Ancient Pyramids and the Spring Equinox

Teotihuacan Pyramids

Mexico was probably the most underrated destination that I’ve been to so far on my travels. I’ve heard enough stereotypes about Mexicans, and all I’ve heard about the country is how dangerous it is. Well after spending a month there I have nothing but love for Mexico.

It didn’t take very long after I got off of the plane to realize that all my years of Spanish classes had failed me, but the locals still appreciated my poor attempts to speak the language.  I stayed in Mexico City and took in the rich ancient history that the country has to offer. I visited the Museum of Anthropology and saw lots of ancient artifacts from different eras.

Aztec Sun Stone at the Museum of Anthropology

There are endless ruins throughout Mexico from the time of the Mayans, Aztecs, Incas and various other civilizations. There was no way I could see them all in the short time that I was there, but that didn’t stop me from trying. I rode a hot air balloon for the first time over the Pyramids of Teotihuacan. I hiked a mountain to the temple Teputzlan. I also spent a few days in the town of Oaxaca and visited Hierve el Agua and the ruins of Monte Alban.

Ruins of Monte Alban

I even visited The Yucatan Peninsula. I went down to Cancun, laid out on the beach at Playa Del Carmen, then walked barefoot through the ruins of Tulum. The majority of the area is on a bed of limestone that has a very potent energy that is unique to that part of Mexico.

Ruins of Tulum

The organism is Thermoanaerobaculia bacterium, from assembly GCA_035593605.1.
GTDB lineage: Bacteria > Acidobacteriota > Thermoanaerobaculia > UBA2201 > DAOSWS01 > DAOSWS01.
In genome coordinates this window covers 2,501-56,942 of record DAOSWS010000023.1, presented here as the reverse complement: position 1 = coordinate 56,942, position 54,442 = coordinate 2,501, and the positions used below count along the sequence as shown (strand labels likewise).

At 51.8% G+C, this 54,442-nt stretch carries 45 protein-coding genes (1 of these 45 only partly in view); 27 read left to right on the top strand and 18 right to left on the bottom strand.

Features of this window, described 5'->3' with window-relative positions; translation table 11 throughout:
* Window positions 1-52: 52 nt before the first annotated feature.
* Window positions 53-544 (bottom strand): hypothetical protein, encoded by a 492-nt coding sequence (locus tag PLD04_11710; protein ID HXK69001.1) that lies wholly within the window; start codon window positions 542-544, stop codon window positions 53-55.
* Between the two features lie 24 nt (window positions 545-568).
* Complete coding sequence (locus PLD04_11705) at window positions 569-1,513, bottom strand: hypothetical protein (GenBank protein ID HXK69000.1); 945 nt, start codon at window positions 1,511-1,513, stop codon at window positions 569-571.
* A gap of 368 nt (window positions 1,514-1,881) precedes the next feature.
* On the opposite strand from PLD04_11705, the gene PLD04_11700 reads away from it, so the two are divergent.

I had the privilege of visiting Chichen Itza during the Spring Equinox. Locals and foreigners come together to witness a celestial event that unfolds at the ruins. The temple of Kukulcan has a snake head at the base of the steps. During the Equinox, the setting sun forms the shape of a snake through a combination of sunlight and shadow along the side of the temple steps. This event only happens twice a year, during the spring equinox around March 20th and the fall equinox around September 23rd.

El Castillo, Temple of Kukulcan

All of the onlookers gather together in front of the temple to watch as the snake god takes form. When the shape is complete, people raise their hands to honor the return of the snake god Kukulcan and pray. The entire experience was one I’ll never forget. There was much more for me to do in Mexico but I was mostly lost in all the history that still felt so alive throughout the land. I’m looking forward to seeing an entirely different side to the country the next time I visit.

Nevado de Toluca


Also published on Medium.